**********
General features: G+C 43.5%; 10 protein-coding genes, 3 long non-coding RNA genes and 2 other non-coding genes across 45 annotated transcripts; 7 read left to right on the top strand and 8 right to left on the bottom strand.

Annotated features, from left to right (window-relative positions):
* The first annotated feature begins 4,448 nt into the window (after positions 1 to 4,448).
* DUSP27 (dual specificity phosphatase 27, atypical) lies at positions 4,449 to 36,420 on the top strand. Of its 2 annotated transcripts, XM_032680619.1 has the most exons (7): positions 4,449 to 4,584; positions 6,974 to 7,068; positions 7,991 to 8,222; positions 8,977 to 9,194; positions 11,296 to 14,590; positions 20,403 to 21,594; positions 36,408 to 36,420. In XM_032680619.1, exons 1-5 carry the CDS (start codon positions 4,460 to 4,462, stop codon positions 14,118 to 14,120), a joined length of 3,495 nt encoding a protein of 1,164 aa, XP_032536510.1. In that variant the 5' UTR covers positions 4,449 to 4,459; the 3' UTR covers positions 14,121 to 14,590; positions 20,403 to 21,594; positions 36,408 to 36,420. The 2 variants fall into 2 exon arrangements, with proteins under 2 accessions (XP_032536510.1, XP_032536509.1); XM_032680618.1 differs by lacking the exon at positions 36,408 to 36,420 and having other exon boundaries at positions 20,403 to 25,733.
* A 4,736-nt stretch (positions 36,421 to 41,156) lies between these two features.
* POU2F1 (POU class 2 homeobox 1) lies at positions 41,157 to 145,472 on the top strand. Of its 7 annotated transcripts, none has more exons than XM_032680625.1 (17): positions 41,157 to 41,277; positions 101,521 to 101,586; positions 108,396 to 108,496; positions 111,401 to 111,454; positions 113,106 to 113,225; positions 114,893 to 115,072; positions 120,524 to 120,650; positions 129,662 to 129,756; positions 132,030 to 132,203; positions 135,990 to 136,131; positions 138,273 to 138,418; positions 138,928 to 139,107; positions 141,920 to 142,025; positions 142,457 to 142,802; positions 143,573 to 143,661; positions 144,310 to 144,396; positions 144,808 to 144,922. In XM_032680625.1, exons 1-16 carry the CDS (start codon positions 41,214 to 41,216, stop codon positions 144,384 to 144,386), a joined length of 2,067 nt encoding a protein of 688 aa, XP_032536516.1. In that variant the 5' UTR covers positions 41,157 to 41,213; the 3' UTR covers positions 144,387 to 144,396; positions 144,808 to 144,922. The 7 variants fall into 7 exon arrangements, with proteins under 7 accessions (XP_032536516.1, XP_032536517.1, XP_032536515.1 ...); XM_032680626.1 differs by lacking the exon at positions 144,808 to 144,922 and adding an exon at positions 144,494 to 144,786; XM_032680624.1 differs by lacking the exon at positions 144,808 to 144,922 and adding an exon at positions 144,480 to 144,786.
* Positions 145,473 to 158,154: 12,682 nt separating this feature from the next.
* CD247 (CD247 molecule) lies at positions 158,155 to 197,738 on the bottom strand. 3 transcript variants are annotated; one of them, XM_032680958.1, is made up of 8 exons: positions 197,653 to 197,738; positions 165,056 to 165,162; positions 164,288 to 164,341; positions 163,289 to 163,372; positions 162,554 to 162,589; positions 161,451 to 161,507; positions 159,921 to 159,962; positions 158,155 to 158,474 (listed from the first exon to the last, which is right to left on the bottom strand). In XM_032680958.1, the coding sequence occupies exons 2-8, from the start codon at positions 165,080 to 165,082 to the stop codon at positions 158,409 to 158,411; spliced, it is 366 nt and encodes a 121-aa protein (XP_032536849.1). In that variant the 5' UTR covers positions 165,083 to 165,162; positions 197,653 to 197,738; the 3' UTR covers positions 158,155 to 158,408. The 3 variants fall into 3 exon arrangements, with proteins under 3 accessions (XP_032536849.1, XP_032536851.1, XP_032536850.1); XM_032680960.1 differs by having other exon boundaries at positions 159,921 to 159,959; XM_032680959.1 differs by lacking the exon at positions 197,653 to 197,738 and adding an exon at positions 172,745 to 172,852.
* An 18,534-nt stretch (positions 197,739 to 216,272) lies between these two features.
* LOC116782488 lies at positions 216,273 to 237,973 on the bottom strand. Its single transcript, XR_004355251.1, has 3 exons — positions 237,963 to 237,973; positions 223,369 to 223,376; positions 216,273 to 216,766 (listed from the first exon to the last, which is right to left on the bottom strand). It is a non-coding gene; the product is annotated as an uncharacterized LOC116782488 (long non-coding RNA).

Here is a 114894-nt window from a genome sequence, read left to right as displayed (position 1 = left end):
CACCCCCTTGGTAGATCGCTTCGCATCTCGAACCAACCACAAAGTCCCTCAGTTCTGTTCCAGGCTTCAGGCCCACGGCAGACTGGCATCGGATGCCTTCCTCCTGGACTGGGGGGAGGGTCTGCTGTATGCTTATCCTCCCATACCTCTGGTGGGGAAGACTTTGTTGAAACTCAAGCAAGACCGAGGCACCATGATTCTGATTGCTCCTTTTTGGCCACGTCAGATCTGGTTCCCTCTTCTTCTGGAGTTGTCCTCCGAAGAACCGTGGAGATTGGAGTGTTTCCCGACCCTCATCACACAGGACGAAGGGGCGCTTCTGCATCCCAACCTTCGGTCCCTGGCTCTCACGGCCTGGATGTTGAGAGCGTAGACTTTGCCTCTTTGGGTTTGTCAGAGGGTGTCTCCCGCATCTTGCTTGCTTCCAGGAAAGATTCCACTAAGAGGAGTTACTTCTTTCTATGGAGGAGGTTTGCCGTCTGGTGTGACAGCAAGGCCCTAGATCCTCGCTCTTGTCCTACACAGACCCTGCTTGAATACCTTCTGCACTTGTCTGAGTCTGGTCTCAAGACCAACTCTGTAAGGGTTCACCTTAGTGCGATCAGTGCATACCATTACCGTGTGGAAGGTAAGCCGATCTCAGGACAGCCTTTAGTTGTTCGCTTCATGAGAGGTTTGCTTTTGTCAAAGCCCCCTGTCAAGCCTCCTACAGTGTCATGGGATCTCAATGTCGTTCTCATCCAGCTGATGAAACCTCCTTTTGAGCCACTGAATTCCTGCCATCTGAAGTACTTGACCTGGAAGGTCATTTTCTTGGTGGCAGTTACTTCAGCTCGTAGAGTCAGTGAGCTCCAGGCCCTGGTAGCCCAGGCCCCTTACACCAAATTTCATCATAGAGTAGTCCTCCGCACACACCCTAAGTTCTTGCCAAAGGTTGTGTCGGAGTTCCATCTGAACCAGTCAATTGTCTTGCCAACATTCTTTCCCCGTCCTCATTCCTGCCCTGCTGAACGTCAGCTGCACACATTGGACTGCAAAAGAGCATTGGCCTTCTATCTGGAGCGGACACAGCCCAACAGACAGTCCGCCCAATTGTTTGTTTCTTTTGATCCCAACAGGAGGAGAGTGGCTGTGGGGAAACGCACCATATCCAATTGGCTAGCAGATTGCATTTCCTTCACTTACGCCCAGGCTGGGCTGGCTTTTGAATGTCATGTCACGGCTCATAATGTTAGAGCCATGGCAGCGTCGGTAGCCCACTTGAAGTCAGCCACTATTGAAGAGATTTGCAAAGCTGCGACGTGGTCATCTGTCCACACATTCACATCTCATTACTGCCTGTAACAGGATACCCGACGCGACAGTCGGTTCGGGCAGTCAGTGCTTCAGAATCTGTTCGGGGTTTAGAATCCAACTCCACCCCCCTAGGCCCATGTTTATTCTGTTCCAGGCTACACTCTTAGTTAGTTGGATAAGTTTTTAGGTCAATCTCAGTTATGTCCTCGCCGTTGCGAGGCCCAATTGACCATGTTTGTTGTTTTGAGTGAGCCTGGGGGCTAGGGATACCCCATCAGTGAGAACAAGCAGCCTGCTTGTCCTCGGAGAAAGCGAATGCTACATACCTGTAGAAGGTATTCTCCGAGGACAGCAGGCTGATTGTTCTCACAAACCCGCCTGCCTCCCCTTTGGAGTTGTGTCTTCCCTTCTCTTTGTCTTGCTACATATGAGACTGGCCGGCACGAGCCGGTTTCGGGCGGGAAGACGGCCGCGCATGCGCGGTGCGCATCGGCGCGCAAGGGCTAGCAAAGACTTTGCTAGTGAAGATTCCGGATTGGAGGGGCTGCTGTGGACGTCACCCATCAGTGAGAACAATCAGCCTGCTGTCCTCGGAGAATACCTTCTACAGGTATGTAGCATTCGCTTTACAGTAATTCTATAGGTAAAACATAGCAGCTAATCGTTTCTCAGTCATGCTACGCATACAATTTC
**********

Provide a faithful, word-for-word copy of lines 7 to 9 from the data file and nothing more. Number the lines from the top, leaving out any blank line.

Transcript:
* Positions 145,473 to 158,154: 12,682 nt separating this feature from the next.
* CD247 (CD247 molecule) lies at positions 158,155 to 197,738 on the bottom strand. 3 transcript variants are annotated; one of them, XM_032680958.1, is made up of 8 exons: positions 197,653 to 197,738; positions 165,056 to 165,162; positions 164,288 to 164,341; positions 163,289 to 163,372; positions 162,554 to 162,589; positions 161,451 to 161,507; positions 159,921 to 159,962; positions 158,155 to 158,474 (listed from the first exon to the last, which is right to left on the bottom strand). In XM_032680958.1, the coding sequence occupies exons 2-8, from the start codon at positions 165,080 to 165,082 to the stop codon at positions 158,409 to 158,411; spliced, it is 366 nt and encodes a 121-aa protein (XP_032536849.1). In that variant the 5' UTR covers positions 165,083 to 165,162; positions 197,653 to 197,738; the 3' UTR covers positions 158,155 to 158,408. The 3 variants fall into 3 exon arrangements, with proteins under 3 accessions (XP_032536849.1, XP_032536851.1, XP_032536850.1); XM_032680960.1 differs by having other exon boundaries at positions 159,921 to 159,959; XM_032680959.1 differs by lacking the exon at positions 197,653 to 197,738 and adding an exon at positions 172,745 to 172,852.
* An 18,534-nt stretch (positions 197,739 to 216,272) lies between these two features.